The Cilantropist says
Sounds like I definitely need to give hyssop a try, and it also seems like we were thinking alike this week. I posted ice cream infused with sage, and you infused with hyssop! ;) Lovely recipe, and I am dying for that beautiful blue color. Congrats on Foodbuzz top 9!
Tonya @ What's On My Plate says
Gorgeous ice cream and such a unique combination!
Congrats for the TOP 9! Those two ingredients are my favourite!
Magic of Spice says
Wow, I am in love with this ice cream...and the anise hyssop is such a fabulous herb! Beautiful use here :)
This ice-cream looks so good.
So unusual yet so intriguing!
Savannah, Acts of Sweetness Ambassador says
This ice cream is beautiful. It has such amazing, rich colour. I just tried making vanilla ice cream the other day (without a machine!) and I was so happy with how it turned out. I'll definitely have to try this recipe.
If you ever feel like sharing this post (or any others!) with our online baking community please do! You can visit us at: https://www.facebook.com/redpathsugar?ref=ts
We're always looking for interesting and new recipes to share (and photos, too!) .
We're also running a pretty awesome contest to win tickets to see the Cake Boss' Buddy Valastro live in Toronto! You can check it out on our facebook page that I've linked to above
looks delicious lovely colour
Chef Dennis says
this is a definite wow!!!!! your ice cream looks so very very good, and adding that gorgeous little flower was a stroke of genius! who knew it would be edible or tasty!! I need to get an ice cream maker, this just looks heavenly!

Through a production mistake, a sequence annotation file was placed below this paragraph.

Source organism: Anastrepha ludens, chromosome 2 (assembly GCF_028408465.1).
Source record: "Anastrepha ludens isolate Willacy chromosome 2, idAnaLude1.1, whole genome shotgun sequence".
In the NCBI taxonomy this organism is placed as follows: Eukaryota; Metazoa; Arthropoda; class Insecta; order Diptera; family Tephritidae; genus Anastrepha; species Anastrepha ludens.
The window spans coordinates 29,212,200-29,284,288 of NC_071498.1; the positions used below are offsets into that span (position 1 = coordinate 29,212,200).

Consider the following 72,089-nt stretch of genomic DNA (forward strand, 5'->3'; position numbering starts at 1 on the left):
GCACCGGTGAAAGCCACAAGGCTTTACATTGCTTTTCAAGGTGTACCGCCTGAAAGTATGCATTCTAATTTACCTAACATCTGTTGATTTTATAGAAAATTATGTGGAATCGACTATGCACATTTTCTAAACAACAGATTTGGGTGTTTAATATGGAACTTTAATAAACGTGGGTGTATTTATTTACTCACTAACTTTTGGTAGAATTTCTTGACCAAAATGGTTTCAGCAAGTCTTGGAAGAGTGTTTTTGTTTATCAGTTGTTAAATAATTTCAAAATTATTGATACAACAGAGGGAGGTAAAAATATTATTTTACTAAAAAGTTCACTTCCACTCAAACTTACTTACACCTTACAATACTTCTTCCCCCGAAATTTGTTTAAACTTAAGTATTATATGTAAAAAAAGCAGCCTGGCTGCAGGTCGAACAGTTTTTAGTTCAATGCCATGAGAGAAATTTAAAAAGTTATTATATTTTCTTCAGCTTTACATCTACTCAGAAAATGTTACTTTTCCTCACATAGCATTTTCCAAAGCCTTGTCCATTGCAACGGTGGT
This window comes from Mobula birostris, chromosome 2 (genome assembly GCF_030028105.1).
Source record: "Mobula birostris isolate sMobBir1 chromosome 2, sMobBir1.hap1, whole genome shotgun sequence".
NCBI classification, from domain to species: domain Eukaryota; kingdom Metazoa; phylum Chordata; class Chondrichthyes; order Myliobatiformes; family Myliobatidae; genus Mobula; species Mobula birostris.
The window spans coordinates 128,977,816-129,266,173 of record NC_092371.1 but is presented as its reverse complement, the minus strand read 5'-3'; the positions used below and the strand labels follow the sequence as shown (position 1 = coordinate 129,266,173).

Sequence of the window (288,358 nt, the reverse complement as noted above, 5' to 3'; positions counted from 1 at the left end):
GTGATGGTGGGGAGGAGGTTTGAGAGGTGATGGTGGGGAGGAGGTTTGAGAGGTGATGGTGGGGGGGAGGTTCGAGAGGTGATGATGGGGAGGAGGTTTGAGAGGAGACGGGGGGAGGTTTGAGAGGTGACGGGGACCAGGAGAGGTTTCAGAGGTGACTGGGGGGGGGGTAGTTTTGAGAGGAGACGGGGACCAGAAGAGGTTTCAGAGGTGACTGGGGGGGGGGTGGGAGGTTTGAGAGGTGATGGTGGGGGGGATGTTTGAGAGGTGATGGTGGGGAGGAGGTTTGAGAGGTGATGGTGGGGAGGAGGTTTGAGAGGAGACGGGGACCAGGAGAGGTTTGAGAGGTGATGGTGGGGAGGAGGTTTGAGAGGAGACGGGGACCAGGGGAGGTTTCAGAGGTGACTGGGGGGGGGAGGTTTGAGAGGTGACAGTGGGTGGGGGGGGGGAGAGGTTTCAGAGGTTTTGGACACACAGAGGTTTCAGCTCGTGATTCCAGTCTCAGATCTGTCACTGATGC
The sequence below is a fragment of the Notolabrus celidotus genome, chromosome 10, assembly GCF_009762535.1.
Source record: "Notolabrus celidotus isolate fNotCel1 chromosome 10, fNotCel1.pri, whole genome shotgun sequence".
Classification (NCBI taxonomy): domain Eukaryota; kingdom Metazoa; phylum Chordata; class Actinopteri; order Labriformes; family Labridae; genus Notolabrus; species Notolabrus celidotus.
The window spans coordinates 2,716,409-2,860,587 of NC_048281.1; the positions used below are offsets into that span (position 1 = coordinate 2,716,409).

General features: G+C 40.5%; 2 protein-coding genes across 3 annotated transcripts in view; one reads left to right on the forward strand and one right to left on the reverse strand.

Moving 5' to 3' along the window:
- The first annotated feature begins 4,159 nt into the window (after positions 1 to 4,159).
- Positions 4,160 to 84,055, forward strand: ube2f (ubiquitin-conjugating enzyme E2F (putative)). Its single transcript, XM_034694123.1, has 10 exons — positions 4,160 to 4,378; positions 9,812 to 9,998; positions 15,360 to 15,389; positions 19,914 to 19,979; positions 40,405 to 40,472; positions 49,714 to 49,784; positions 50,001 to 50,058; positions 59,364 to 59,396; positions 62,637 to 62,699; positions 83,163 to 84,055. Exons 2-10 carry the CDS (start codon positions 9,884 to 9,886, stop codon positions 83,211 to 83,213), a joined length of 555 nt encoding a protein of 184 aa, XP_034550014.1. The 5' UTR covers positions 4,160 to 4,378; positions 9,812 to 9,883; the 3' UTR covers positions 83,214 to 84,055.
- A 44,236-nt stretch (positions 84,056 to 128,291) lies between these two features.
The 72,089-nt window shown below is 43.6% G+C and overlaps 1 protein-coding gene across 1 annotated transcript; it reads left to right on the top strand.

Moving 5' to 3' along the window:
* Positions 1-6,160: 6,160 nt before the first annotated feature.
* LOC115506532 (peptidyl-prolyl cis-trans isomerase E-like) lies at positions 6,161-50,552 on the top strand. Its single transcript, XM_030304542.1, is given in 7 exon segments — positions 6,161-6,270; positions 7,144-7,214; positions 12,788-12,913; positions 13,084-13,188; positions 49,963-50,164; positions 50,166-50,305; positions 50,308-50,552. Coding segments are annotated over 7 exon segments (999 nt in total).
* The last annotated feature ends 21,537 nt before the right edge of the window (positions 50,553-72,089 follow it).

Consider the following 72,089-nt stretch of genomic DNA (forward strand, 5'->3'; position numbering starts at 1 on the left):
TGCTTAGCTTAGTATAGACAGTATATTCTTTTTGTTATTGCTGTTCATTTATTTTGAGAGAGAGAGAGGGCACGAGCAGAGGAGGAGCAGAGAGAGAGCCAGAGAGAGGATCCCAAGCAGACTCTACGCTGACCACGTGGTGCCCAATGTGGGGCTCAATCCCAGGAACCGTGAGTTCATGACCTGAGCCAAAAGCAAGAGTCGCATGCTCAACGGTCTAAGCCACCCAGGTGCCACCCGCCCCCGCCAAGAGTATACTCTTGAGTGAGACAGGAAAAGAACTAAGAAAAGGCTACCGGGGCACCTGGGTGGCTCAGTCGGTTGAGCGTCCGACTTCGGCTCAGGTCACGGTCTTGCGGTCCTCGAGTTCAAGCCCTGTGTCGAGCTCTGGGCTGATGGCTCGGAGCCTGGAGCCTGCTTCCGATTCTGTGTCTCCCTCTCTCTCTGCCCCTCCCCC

Phew... glad to hear I wasn't the only one who didn't know about hyssop before this. :) So glad I was able to share my discovery with you all!
Diva, do let me know how it turns out if you try it with basil. I haven't tested it out personally, but the other basil-based ice creams I've made in the past were unspeakably delicious.
Wow, hyssop. I've never even seen it...but the colour of your ice cream just grabbed me right out of my morning coffee hypnosis. Beautiful! and I imagine if the hyssop is anise flavoured that this cream tastes absolutely fantastic!
What a great color of Ice cream! It is fabulous and I am sure it tastes as great as it looks!
I love the flavor of Pernod, until now, I've only added it to seafood dishes, but I think it's going to make a visit to my ice cream maker once I find the hyssop! P.S. - I absolutely love the color of that ice cream!
Subterfuge Diva says
Hyssop sounds almost mystical to me, but I love what you did with it in this ice cream. Even the purple hue is mysteriously lovely! I might try this recipe with Thai basil, which we've got absolutely LOADS of in our garden. Thanks for sharing this!
Brie: Le Grand Fromage says
aww, i haven't seen hyssop in quite some time. yours looks beautiful. i love the way you've infused the ice cream and wish i could be enjoying a bowl right now with your lovely description. it looks amazing.
Wow, i've never herad of hssop before but this ice cream looks really lovely. I'd love to try some!
So creative! I've never heard of hyssop before, but I tend to sort of exist in my lil box of comfortable foods. You're definitely tempting me to step out of it here...this ice cream looks delicious!
penny aka jeroxie says
What a lovely colour! and I am intrigued with this hyssop leaves? Must explore.
Yayyyy, you posted the hyssop one first! Thanks for all the information about hyssop and I am quite intrigued by it. Gorgeous ice cream, simple and lovely. I'm sure the Pernod compliments the hyssop quite nicely. Yet, another reason why I NEED an ice cream maker!